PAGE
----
What are some of your favourite Zappa albums and/or songs and why?
That’s a hard question for someone who considers Frank’s best period was from the 1960s to the early 1990s. I’ll pick just two albums and two songs.
Roxy and Elsewhere – my favourite Zappa band in top form. For me, this is the perfect combination of humour, great tunes and astonishing musicianship. My jaw still drops whenever I listen to “Echidna’s Arf” and “Don’t You Ever Wash That Thing”.
Lumpy Money – the best ZFT reissue, in my opinion. Worth it for the original version of Lumpy Gravy alone but filled with riches from two of Frank Zappa’s masterworks.
“You Are What You Is” – I just love this song, it always makes me happy. Ray White’s finest hour. And, to complement it, “Outside Now” (from Joe’s Garage) – the electric sitar intro always gives me goose bumps. A heartbreakingly beautiful tune and Ike Willis’s finest hour.
Do you have a preference as far as what format that you most prefer to listen to Zappa’s music? If so, what format and why?
I prefer vinyl but to be honest, I can hear little difference when listening to the CD version of an album as long as it has not been remixed or otherwise messed around with. I tend to notice more detail in my vinyl recordings but possibly only because I have a better
turntable than CD player. A decent hi-fi system with a pair of good quality speakers that are large enough to let you feel the kick of the bass drum is most important.
You’re a musician yourself. Besides Zappa, who are some of your influences as a musician and why?
Apart from Zappa, the records taking up the largest amount of space in my collection are jazz rock or fusion albums by Miles Davis, Soft Machine, Herbie Hancock, Weather Report and John McLaughlin. When I first started playing, I grew up aspiring to play this music and still spend a lot of time listening to it.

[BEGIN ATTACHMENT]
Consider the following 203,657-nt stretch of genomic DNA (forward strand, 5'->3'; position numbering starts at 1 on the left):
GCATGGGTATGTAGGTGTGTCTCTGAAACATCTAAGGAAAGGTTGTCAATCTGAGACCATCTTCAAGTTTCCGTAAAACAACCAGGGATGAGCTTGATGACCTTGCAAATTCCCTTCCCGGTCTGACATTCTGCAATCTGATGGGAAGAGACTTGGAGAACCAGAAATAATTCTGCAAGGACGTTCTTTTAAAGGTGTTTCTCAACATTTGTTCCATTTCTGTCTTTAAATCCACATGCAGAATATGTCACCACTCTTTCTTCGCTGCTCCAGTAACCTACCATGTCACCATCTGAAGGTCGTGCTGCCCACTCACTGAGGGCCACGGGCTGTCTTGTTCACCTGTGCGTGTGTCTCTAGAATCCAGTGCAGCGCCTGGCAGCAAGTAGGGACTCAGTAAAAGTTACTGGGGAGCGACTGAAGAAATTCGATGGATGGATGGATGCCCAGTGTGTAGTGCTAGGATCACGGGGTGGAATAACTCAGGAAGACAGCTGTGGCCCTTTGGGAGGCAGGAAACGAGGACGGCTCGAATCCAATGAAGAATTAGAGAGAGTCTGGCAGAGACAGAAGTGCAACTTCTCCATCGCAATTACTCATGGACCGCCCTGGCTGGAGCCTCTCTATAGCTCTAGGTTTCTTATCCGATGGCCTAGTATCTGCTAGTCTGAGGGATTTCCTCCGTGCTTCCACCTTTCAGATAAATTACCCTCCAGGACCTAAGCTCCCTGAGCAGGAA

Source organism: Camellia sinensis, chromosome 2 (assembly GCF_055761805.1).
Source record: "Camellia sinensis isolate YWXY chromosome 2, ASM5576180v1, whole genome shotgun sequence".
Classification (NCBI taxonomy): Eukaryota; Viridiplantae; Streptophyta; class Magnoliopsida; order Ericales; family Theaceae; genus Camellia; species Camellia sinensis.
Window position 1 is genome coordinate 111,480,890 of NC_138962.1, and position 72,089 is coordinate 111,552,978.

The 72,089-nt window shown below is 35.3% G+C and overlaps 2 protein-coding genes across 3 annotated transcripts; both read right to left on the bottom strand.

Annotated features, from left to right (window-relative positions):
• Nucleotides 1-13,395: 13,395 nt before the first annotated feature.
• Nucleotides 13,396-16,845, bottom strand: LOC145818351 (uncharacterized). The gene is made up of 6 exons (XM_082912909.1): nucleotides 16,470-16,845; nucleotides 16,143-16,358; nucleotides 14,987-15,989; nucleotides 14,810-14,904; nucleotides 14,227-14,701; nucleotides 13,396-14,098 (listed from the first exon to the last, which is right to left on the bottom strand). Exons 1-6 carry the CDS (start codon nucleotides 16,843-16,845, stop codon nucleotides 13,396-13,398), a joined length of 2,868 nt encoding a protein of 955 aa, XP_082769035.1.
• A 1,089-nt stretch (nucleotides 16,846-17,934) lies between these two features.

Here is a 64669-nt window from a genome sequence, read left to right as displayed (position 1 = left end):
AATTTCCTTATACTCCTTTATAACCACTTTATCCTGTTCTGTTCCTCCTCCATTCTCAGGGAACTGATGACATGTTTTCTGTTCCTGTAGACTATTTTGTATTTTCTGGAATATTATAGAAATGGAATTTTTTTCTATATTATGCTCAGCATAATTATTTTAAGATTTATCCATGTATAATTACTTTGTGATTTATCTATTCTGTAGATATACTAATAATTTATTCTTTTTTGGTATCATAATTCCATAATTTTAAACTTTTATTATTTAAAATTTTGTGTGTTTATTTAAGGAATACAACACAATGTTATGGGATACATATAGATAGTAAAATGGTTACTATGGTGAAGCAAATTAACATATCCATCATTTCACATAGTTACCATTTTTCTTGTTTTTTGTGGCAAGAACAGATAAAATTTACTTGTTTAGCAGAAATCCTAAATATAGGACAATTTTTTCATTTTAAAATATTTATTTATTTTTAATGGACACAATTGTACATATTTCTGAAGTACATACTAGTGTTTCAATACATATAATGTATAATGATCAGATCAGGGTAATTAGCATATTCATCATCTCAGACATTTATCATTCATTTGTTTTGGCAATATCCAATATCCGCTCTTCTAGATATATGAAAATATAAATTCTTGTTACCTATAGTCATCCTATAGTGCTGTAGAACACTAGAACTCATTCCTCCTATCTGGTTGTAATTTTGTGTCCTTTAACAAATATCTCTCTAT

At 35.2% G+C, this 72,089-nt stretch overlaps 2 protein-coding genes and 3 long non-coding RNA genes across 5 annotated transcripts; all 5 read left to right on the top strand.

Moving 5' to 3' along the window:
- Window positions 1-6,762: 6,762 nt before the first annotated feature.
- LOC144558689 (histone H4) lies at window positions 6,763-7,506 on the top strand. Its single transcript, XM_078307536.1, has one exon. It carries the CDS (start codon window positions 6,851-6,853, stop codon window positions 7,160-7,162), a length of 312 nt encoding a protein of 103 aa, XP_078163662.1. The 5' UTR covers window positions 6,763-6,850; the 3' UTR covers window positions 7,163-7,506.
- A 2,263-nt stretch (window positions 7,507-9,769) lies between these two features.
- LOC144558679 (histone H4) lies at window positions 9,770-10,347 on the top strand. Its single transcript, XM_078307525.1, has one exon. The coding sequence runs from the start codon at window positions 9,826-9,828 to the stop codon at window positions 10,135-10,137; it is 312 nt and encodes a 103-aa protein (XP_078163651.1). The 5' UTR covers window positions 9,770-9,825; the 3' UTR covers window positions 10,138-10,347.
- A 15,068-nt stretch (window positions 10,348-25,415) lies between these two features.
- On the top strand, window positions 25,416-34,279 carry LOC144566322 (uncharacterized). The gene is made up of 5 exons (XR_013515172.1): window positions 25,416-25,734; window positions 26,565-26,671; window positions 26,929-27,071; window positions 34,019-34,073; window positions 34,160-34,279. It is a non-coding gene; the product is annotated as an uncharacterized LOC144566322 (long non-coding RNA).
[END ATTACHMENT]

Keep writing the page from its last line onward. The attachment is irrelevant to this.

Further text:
These days, a far greater direct influence would be the blues in it’s various forms. This is what I tend to play for pleasure and which I see as the basis from which almost all modern music evolved. Far too many people to list spring to mind but my favourites include John Lee Hooker, Howling Wolf, Albert Collins and Johnnie Guitar Watson.
What are your thoughts and opinions of Frank’s son Dweezil’s Zappa Plays Zappa band?
I think that Dweezil is doing a terrific job with ZPZ and I am a huge fan of the band. From time to time, I see some very unwarranted criticism in the media or on the web, mostly from old Zappa “fans” who seem to be expecting to see some magical reincarnation on stage. They should probably just stay at home and listen to their records. The band keeps getting better and better. The forthcoming Front of House album will blow a lot of people away, it is
one of the best live rock band recordings I have ever heard.
Dweezil is also a marvellous ambassador for his father’s music. Last year, after the Barbican concert in London, I watched him signing autographs for a seemingly endless queue of fans. Despite being obviously extremely tired from a busy touring schedule and the night’s performance, Dweezil kept smiling, shaking hands and courteously listening to the “I saw your dad back in…” stories. It really brought home to me the level of his commitment to bringing Frank’s music to a new generation of fans.